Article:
About This Drug
Binimetinib is used to treat cancer. It is given orally (by mouth).
Possible Side Effects
- Nausea and vomiting (throwing up)
- Pain in your abdomen
- Loose bowel movements (diarrhea)
- Decrease in the number of red blood cells. This may make you tired and weak (fatigue).
- Changes in kidney function
- Changes in your liver function
Note: Each of the side effects above was reported in 25% or greater of patients treated with binimetinib in combination with encorafenib. Not all possible side effects are included above.
Warnings and Precautions
- Congestive heart failure. You may be short of breath. Your arms, hands, legs and feet may swell.
- Blood clots and events such as heart attack. A blood clot in your leg may cause your leg to swell, appear red and warm, and/or cause pain. A blood clot in your lungs may cause trouble breathing, pain when breathing, and/or chest pain.
- Abnormal bleeding, which may be life-threatening – symptoms may be coughing up blood, throwing up blood (may look like coffee grounds), red or black tarry bowel movements, abnormally heavy menstrual flow, nosebleeds or any other unusual bleeding.
- Rare, but serious reaction causing swelling in the eye and/or retinal detachment (thin membrane in the back of eye detaches from the eyeball). Call your doctor and/or nurse right away if you have any changes in eyesight such as flashes of light and/or dark areas in your field of vision.
- Blockage of small veins in the retina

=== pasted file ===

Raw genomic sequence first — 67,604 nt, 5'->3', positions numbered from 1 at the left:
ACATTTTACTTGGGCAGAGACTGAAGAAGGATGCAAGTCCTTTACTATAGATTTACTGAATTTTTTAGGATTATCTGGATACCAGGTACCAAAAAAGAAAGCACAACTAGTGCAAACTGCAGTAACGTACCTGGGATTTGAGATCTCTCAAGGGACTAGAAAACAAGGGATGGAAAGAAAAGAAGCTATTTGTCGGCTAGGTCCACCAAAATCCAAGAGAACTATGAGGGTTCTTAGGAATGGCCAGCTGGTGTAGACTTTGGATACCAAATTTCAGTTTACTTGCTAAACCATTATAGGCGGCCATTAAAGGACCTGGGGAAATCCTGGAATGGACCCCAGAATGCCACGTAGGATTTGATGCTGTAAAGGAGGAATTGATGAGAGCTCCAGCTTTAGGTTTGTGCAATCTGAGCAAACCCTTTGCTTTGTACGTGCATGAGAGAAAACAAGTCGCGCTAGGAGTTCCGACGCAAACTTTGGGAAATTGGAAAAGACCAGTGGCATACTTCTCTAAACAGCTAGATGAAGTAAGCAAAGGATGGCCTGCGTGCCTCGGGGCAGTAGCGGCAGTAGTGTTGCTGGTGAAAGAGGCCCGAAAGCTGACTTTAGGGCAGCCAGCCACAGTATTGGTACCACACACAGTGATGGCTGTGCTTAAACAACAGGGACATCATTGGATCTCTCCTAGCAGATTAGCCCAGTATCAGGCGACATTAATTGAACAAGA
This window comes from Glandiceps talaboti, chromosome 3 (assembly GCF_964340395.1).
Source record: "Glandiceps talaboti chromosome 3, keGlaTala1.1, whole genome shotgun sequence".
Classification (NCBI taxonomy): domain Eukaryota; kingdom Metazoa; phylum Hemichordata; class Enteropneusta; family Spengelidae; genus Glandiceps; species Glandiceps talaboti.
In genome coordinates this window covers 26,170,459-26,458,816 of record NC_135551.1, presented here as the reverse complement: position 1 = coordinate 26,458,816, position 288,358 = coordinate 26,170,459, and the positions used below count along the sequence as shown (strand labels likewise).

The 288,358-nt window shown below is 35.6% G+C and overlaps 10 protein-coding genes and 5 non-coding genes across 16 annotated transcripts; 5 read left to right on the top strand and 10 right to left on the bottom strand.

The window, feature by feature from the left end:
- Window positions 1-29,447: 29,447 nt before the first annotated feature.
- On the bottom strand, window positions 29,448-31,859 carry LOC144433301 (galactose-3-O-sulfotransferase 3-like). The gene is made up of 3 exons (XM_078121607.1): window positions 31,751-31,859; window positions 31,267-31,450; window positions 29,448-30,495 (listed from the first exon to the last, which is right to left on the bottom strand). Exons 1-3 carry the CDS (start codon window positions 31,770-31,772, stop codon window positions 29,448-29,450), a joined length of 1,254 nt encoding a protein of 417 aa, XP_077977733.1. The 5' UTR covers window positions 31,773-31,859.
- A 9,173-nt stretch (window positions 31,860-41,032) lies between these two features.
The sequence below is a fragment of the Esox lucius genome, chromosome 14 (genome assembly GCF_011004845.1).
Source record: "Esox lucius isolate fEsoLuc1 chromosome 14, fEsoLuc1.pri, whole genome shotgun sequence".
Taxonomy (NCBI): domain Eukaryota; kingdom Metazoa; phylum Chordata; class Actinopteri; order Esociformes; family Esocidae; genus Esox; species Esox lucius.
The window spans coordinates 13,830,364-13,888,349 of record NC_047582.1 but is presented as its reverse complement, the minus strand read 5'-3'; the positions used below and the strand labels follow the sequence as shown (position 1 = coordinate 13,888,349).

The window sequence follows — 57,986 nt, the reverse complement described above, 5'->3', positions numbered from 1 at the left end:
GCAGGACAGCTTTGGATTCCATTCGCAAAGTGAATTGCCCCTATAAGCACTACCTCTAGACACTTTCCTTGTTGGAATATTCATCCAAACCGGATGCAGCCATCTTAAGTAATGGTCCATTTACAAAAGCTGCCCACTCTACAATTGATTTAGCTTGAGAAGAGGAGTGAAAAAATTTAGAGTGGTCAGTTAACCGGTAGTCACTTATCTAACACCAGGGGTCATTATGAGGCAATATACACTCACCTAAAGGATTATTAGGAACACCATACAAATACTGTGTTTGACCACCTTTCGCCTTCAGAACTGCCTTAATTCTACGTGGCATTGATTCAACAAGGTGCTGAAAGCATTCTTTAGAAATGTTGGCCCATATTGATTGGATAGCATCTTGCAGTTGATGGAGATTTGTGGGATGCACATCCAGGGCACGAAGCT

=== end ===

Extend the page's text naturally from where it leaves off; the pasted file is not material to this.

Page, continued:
- Changes in your liver function
- Inflammation (swelling) of the lungs. You may have a dry cough or trouble breathing.
- Rhabdomyolysis - damage to your muscles which may release proteins in your blood and affect how your kidneys work. You may have severe muscle weakness (lack of muscle strength).
Note: Some of the side effects above are very rare. If you have concerns and/or questions, please discuss them with your medical team.
How to Take Your Medication
- Swallow the medicine whole with or without food, approximately 12 hours apart.
- Missed dose: If you miss a dose, take it as soon as you think about it ONLY if your next dose is due in more than 6 hours. If your next dose is due in LESS than 6 hours, then skip the missed dose, and take your next dose at the regular time and contact your physician. Do not take 2 doses at the same time and do not double up on the next dose.
- If you vomit a dose, take your next dose at the regular time, and contact your physician. Do not take 2 doses at the same time and do not double up on the next dose.
- Handling: Wash your hands after handling your medicine, your caretakers should not handle your medicine with bare hands and should wear latex gloves.
- Storage: Store this medicine in the original container at room temperature. Discuss with your nurse or your doctor how to dispose of unused medicine.
Treating Side Effects
- Manage tiredness by pacing your activities for the day.
- Be sure to include periods of rest between energy-draining activities.
- Drink plenty of fluids (a minimum of eight glasses per day is recommended).
- If you throw up or have loose bowel movements, you should drink more fluids so that you do not become dehydrated (lack water in the body from losing too much fluid).
- To help with nausea and vomiting, eat small, frequent meals instead of three large meals a day. Choose foods and drinks that are at room temperature. Ask your nurse or doctor about other helpful tips and medicine that is available to help or stop lessen these symptoms.
- If you have diarrhea, eat low-fiber foods that are high in protein and calories and avoid foods that can irritate your digestive tracts or lead to cramping.
- Ask your nurse or doctor about medicine that can lessen or stop your diarrhea.